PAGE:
Vince Roach, founder of Technology Management, Inc. and later an executive with Daou Systems, died May 8 in Indianapolis. He was 71.
A Web petition at GetMyHealthData.org urges politicians, providers, and insurance companies to ensure that patients have access to their own health data.
India-based Tata Memorial Hospital works with a for-profit company to offer free, evidence-based online second opinions for cancer treatments. Patients submit their medical records online and receive expert opinions within a few days. Commercial partner Navya offers a patented “analysis engine” that reviews best practices, expert opinion, and patient preferences to provide treatment options. Navya co-founder Naresh Ramarajan, MD has a Harvard undergrad, Stanford MD with community health emphasis, and is completing a critical care and pulmonology fellowship at UCLA along with a PhD in medical informatics.
An in-depth Washington Post piece says wearables have become big business, but questions the value of the data they create, especially by “life loggers” who obsessively try to quantify their every move in a quest for “self-perfectability” in the “narcissism of the technological age.” A professor says it’s a lot easier to collect information than to do something useful with it, while the article also points out possible privacy concerns, such as in 2011 when Fitbit users realized that their publicly shared data made it easy to determine the frequency, duration, and vigor of their sexual activity. My most recent pet peeve is people who have their fitness apps set to proudly tweet out their latest run or bike ride, which I can personally guarantee no fellow earthling cares about.
An Esquire writer who tried the Apple Watch says it “seems to be designed to be a thing you can’t get overly excited about” and is mostly useful for ignoring unimportant text messages and for the all-important fanboy bragging rights, adding that the watch itself has decent battery life but it sucks the iPhone battery dry quickly since it’s conversing via Bluetooth. It will, he says in stating the obvious, become obsolete quickly and will require buying it all over again, also stating the obvious that Apple zealots never seem to mind.
Half the ophthalmologists working for Indiana University School of Medicine have quit since construction of a $30 million eye institute began in 2008, with key issues apparently being a forced practice integration, disputes over their share of the $12 million the eye clinical brings in each year, and aggressive fundraising in which doctors were sent lists of their upcoming appointments by the fundraising director (who is also the wife of the department chair) who flagged high net worth people so they could be given extra attention and hit up for donations. One of the doctors filed a HIPAA complaint over that practice, which the medical school says it has since fixed.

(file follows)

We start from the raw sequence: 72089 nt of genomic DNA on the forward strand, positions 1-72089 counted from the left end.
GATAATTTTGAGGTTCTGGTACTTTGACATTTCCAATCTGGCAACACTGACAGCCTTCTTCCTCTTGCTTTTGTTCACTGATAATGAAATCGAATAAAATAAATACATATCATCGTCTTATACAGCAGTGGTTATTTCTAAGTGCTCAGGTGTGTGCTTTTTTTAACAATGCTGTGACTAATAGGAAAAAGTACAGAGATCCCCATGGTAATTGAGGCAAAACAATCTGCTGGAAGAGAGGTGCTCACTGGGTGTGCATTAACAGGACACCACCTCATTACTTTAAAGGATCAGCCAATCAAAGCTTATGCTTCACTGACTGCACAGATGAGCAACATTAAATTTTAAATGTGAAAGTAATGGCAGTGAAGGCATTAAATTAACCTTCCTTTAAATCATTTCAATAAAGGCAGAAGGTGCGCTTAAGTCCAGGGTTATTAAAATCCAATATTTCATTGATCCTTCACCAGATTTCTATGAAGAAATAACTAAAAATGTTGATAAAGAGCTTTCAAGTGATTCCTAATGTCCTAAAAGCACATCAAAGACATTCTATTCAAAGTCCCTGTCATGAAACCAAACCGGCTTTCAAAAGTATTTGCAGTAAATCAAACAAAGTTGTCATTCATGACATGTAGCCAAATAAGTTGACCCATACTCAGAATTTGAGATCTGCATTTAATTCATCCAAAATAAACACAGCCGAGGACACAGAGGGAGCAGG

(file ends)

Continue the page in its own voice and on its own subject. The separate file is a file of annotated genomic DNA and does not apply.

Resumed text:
Idiotic lawsuit: a Raleigh, NC police officer who spilled his coffee in his lap is suing Starbucks for the maximum allowed $750,000, saying the emotional damage aggravated his Crohn’s disease and that he was served a large cup without an insulating sleeve as required by the chain’s policy. He told the jury that he really should get $10 million. He didn’t even pay for the coffee since officers in uniform aren’t charged, a benefit he had taken advantage of 50 times in two months. The officer admitted under questioning that after the spill, he went back to the police station to get his truck, drove home, had his wife take pictures of his burn, and finally sought medical attention 2.5 hours later. He says, “I knew it was hot, but not that hot,” indicating his prime candidacy for a Frappucino.
Weird News Andy calls this story “Doctors Acting Badly.” In England, an OB-GYN and his RN wife are charged with slavery after a Nigerian man claims the couple hired him 24 years ago at age 12, but then altered his passport so he couldn’t leave and then forced him to be their unpaid and beaten babysitter and butler.
- Medicity’s Brian Ahier contributes “5 things we have to do to make health IT work.”
- Nordic focuses on pharmacy in the sixth installment of its “Making the Cut” video series on Epic conversion planning.
- MedData offers “Go All In on Early Out.”
- Versus Technology offers “Nursing’s Impact on Patient Care Transcends the Bedside.”
- West Corp. offers a Storify tweet recap of its time at ATA 2015.
- PMD outlines the benefits of “The Developer Carpool.”
- Netsmart wins the Smile for Team Spirit Award as part of its annual Kansas City Corporate Challenge.
- Voalte offers “Have faith in nurses.”
- New York eHealth Collaborative’s Anuj Desai and David Jacobowitz contribute to the third edition of “Medical Informatics: An Executive Primer” from HIMSS.
- Orion Health offers “The Importance of Chronic Care Management (CCM).”
- PeriGen offers an interactive history of labor and delivery nursing in honor of National Nurses Week.
- QPID Health offers “3 Key Insights From Dr. Robert Wachter, Author of ‘The Digital Doctor.”
- Sandlot Solutions will exhibit at the SoCal HIMSS 7th Annual Clinical Informatics Summit May 15 in Irvine, CA.
- Shareable Ink and The SSI Group will exhibit at the Ambulatory Surgery Center Association Annual Meeting May 13-16 in Orlando.
- TeleTracking offers a new blog on “National Nurses Week 2015.”
- TransUnion hosts Philippine President Benigno Aquino III at its corporate headquarters.